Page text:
Rabbi Irvin Wise, Rabbi Emeritus Adath Israel Congregation, Cincinnati, Ohio

“Elana’s engaging, skillful and warm facilitation creates a safe environment for us to learn about ourselves, share our deepest selves and support one another as we work on aging wisely. The learning I have done in this group has provided me with a structure to explore old behavior patterns and to consider how to reshape or release them.”

Beth Fine, Retired Jewish Educator
“At first, I was hesitant to join a Wise Aging group of retiring and retired rabbis, because I wasn’t sure it was right for me. My hesitancy was for naught. Elana created a welcoming, safe, loving, open and compassionate environment that opened my heart in a new way, challenging me to choose how I want to show up personally and professionally in my life now, and as I enter this next chapter.”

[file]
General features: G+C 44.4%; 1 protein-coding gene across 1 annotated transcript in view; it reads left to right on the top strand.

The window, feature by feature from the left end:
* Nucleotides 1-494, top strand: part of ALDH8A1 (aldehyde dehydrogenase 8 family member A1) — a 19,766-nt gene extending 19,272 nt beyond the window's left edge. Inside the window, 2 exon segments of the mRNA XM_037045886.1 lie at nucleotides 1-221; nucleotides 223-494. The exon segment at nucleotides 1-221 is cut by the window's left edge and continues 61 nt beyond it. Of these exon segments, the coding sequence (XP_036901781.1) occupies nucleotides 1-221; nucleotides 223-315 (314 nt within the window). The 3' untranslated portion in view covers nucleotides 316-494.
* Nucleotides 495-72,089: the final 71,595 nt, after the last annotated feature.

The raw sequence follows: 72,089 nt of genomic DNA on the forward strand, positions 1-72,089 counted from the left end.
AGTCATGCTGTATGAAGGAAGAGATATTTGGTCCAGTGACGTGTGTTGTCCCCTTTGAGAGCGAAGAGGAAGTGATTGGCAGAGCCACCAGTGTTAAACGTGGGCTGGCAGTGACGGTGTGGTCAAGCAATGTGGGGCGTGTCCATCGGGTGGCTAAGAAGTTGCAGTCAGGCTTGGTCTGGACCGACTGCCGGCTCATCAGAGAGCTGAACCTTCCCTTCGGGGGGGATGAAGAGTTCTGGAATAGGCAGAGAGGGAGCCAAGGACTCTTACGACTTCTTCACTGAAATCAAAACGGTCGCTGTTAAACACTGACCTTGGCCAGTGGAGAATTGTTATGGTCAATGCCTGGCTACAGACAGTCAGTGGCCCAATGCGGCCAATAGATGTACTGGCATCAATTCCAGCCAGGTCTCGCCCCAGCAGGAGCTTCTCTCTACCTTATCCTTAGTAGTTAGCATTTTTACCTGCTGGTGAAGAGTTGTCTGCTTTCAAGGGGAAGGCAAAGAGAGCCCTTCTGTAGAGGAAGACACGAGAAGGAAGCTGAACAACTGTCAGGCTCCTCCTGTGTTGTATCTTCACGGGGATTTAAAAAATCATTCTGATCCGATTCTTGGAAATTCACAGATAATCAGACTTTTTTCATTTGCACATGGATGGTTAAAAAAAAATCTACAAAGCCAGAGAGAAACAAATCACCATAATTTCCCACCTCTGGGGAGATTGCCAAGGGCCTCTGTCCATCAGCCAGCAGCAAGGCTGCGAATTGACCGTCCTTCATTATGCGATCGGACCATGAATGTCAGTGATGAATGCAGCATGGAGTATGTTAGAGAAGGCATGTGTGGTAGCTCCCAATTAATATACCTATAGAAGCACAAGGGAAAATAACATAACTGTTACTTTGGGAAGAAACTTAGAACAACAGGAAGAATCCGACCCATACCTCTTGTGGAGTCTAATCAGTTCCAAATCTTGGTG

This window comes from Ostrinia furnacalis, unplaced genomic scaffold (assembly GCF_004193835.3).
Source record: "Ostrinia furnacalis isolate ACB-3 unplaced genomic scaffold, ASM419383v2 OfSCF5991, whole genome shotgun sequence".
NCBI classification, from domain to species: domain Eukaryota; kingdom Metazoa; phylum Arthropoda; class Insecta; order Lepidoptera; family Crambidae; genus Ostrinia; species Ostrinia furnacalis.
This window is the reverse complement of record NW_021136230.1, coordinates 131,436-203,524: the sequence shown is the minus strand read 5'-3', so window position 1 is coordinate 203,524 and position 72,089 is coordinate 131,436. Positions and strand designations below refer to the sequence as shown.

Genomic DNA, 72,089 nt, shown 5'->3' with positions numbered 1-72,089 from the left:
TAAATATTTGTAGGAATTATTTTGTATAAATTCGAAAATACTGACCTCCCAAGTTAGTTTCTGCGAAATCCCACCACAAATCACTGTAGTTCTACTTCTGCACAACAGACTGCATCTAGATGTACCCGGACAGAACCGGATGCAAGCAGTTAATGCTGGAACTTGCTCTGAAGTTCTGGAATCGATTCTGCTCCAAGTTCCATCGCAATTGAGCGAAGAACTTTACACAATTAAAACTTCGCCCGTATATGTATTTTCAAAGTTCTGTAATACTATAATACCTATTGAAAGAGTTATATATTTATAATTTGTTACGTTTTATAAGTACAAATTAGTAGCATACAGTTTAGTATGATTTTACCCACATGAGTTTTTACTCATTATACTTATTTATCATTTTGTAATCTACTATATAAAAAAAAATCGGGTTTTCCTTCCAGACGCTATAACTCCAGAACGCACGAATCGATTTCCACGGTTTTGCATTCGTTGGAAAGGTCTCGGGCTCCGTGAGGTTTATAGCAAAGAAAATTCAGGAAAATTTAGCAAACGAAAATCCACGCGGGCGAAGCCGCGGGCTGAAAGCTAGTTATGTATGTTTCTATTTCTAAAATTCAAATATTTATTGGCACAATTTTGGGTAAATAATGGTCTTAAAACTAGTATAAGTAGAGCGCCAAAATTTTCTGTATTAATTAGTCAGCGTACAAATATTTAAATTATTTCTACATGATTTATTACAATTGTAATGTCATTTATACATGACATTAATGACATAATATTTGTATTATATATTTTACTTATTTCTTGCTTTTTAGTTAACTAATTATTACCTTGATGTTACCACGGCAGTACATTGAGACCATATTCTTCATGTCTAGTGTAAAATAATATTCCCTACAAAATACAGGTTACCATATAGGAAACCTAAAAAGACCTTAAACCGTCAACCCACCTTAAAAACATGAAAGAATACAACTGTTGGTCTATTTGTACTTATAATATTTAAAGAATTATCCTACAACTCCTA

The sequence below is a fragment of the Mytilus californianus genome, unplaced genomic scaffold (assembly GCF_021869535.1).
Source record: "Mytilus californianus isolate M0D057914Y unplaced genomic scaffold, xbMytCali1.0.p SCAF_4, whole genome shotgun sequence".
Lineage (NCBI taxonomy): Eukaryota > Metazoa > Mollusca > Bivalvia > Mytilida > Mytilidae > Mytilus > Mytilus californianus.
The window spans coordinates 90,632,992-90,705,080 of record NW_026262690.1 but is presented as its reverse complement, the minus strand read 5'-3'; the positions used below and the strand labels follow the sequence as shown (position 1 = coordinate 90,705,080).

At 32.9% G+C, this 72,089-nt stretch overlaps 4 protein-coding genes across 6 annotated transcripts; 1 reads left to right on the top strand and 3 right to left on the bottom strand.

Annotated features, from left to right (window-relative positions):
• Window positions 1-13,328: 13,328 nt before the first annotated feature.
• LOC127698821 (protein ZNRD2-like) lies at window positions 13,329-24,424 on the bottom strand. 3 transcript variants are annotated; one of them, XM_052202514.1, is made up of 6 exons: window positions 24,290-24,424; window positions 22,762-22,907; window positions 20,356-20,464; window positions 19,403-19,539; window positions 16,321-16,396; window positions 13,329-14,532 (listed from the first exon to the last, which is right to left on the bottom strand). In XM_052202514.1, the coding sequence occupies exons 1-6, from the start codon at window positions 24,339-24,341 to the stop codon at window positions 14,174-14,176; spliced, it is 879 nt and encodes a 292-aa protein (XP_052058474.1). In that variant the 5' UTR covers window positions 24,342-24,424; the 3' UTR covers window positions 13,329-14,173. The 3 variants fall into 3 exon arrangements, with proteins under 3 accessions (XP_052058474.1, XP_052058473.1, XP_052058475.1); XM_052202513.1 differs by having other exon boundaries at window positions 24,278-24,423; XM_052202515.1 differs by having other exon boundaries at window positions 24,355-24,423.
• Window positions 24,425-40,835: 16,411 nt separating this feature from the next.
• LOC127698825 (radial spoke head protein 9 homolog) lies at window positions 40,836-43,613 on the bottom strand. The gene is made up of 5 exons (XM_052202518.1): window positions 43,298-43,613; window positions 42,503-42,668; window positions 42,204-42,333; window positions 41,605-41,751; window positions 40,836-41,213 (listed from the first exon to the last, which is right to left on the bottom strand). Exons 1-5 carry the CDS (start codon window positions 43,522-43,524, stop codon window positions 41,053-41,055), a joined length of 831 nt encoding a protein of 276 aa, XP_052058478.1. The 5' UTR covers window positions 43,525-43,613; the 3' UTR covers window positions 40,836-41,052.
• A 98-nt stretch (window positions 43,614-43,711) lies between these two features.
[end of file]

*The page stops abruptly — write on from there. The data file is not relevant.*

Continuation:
Rabbi Paul Resnick, former long time director, Camp Ramah in the Berkshires

“I wasn’t sure what to expect when was I was invited to join a wise aging group. And here’s what I can say: I’m about to join my cohort for yet another season. Through the safe and supportive environment Elana has created over the past year, along with her wise, generous, and loving facilitation, and the support and compassion of others in the group, I have felt held. I am learning to be kinder to myself and more self-accepting.”

Joan G. Krueger: Special Education Teacher, Test Prep Coach